To parahprase William Gibson, this cybersecurity future is already here, it is just not evenly distributed. The signals that support it include companies like Apple, Microsoft, and Google allowing you to use your finger, your face, or a PIN to access devices and services, not a password, much less a 14 character one that you have to change on a regular basis.

This is a great scenario for both individuals, the government, and corporations, but for different reasons. From the perspective of the individual, the risk of social engineering or reusing passwords drops significantly, while the usabilty of devices and services rises. The risk has shifted from the user’s device to the IoT devices they depend on for authentication. That doesn’t seem like a very high bar given the state of IoT security, but it is still higher than reusing passwords and phishing.

From the government’s perspective the increase in the use of IoT sensors will be a surveillance boon. It makes China’s current surveillance regime seem quaint by comparison.[6] But from the perspective of agencies themselves (and sufficiently large corporations) how this plays out is a little more messy. Corporate IT security starategies are plodding beasts. It would take some truly visionary and powerful executives to require the gander to follow the goose with regards to authentication.

The bad news is that if there is a flaw in an authenticating algorithm, or if someone puts in the effort to steal your identity – by re-training the machine learning algorithm that’s supposed to identify you as an example – you’re locked out of everything and have almost no way to remedy the situation. In this new world, you would need to get an army of humans to accompany you to an “Identity Services Office” and convince an AI that the machine that identifies you needs to be reset. Any fundamental change to your life; a radical new diet, moving, switching computing platforms, reducing your technology usage, means you are not you as far as the algorithm is concerned.

As convenient and more secure as this new future is, it runs smack-dab into issues related to privacy. If online products and services cannot make money off of your identity then they are going to be disinclined to grant you the convenience of frictionless utility.[7] If you demand a “right to be forgotten” you’ll have to cede that right in order to engage in modern society.

FORECAST TWO: SOX REDUX

The Rapid Data Recovery Act of 2028 requires the mandatory implementation of backup schemes by publicly traded companies, government agencies, and critical infrastructure. CEOs are liable for failure to comply. This is the result of the ransomware epidemic reaching its peak in the early part of the decade, resulting in a record negative impact on businesses, government agencies, and individuals worldwide. Thousands of lives were lost, along with billions of financial transactions. The inability to govern reliably led to frequent violent protests worldwide.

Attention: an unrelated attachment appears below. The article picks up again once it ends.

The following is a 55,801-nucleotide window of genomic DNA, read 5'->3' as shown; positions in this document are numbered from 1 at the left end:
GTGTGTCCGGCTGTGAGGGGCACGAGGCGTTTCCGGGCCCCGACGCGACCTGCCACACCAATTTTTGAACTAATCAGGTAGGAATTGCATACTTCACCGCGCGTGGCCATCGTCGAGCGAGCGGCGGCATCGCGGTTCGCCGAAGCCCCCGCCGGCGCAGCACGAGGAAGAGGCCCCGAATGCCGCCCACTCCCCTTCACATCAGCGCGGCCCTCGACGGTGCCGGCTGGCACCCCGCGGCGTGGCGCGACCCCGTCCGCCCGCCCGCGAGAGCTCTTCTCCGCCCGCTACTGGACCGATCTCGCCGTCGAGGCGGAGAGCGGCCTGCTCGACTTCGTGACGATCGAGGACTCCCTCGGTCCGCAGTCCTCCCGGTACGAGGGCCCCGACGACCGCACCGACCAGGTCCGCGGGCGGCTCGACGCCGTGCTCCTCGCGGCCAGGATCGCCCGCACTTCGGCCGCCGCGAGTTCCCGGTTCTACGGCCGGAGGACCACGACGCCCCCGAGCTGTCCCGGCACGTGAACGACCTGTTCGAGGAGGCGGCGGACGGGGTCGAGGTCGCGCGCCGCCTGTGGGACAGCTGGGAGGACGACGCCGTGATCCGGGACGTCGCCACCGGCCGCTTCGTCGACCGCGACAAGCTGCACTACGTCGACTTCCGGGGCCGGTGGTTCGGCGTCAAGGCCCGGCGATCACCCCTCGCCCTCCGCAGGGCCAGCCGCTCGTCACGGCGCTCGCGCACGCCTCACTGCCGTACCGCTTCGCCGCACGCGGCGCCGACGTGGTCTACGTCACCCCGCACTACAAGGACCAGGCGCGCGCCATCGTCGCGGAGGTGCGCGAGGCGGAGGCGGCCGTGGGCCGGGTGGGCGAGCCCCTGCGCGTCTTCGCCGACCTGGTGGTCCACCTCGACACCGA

Ransomware as a technique is not new.[8] Ransomware as a phenomenon has steadily been picking up steam for the better part of a decade. Perhaps no other blight on the online world more clearly illustrates the nature and scale of the problems we face, how inappropriately we face them, and the extent to which things could go horribly wrong but for the will of a higher power.

The most effective countermeasure to ransomware is a sound backup scheme that stores copies off-line where ransomware cannot reach it. Who is responsible for backups? That is actually IT’s job, not security. Such a fundamental, almost pedestrian task takes on supreme importance depending on context. Yet the leading “solutions” promoted to counter ransomware are not backup drives but security products.

The original SOX or Sarbanes-Oxley Act of 2002[9] was a response to corporate accounting shenanigans. Since its passage very few executives have ever been charged with violations of the law, and fewer still have ever been convicted, but that number is not zero. While we can and should question statistics around just how many enterprises are no longer in business due to ransomware, we know that number is not zero either.[10] Given the state of cybersecurity in all but the largest enterprises, damages and losses from ransomware would likely be worse if an accountability mechanism were not put in place at some point.

Subject Matter Expert Input

Legislation along these lines is actually not a terrible idea because it really addresses a more important issue (resilience) not a tactic (ransomware). The drawback is that it still puts a burden on the victims, not the perpetrators.

Ironically, some of the most vulnerable insitutions (governments) are the ones who would be passing such regulation, which calls into question how likely it is that such an effort would be ratified. If ratified, how likely it would actually be implemented in a meaningful timeframe and with sufficient teeth.[11]